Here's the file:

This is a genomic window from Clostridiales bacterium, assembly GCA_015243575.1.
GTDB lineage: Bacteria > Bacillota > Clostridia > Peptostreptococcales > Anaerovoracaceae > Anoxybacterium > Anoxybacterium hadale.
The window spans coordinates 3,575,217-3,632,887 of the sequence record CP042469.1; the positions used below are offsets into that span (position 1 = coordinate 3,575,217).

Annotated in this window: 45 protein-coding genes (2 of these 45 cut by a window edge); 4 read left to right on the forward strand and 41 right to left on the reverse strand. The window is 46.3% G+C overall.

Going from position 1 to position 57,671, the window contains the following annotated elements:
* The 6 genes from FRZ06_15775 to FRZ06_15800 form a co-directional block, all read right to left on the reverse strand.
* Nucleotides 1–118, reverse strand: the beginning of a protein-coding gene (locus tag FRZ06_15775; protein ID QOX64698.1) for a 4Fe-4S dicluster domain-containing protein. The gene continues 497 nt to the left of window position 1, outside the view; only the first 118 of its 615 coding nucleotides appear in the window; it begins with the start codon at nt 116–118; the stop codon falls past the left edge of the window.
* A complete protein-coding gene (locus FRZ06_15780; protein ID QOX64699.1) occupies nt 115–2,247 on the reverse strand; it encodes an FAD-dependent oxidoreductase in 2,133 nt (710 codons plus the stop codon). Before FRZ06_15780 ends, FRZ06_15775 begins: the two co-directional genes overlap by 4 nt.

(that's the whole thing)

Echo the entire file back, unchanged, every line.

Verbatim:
This is a genomic window from Clostridiales bacterium, assembly GCA_015243575.1.
GTDB lineage: Bacteria > Bacillota > Clostridia > Peptostreptococcales > Anaerovoracaceae > Anoxybacterium > Anoxybacterium hadale.
The window spans coordinates 3,575,217-3,632,887 of the sequence record CP042469.1; the positions used below are offsets into that span (position 1 = coordinate 3,575,217).

Annotated in this window: 45 protein-coding genes (2 of these 45 cut by a window edge); 4 read left to right on the forward strand and 41 right to left on the reverse strand. The window is 46.3% G+C overall.

Going from position 1 to position 57,671, the window contains the following annotated elements:
* The 6 genes from FRZ06_15775 to FRZ06_15800 form a co-directional block, all read right to left on the reverse strand.
* Nucleotides 1–118, reverse strand: the beginning of a protein-coding gene (locus tag FRZ06_15775; protein ID QOX64698.1) for a 4Fe-4S dicluster domain-containing protein. The gene continues 497 nt to the left of window position 1, outside the view; only the first 118 of its 615 coding nucleotides appear in the window; it begins with the start codon at nt 116–118; the stop codon falls past the left edge of the window.
* A complete protein-coding gene (locus FRZ06_15780; protein ID QOX64699.1) occupies nt 115–2,247 on the reverse strand; it encodes an FAD-dependent oxidoreductase in 2,133 nt (710 codons plus the stop codon). Before FRZ06_15780 ends, FRZ06_15775 begins: the two co-directional genes overlap by 4 nt.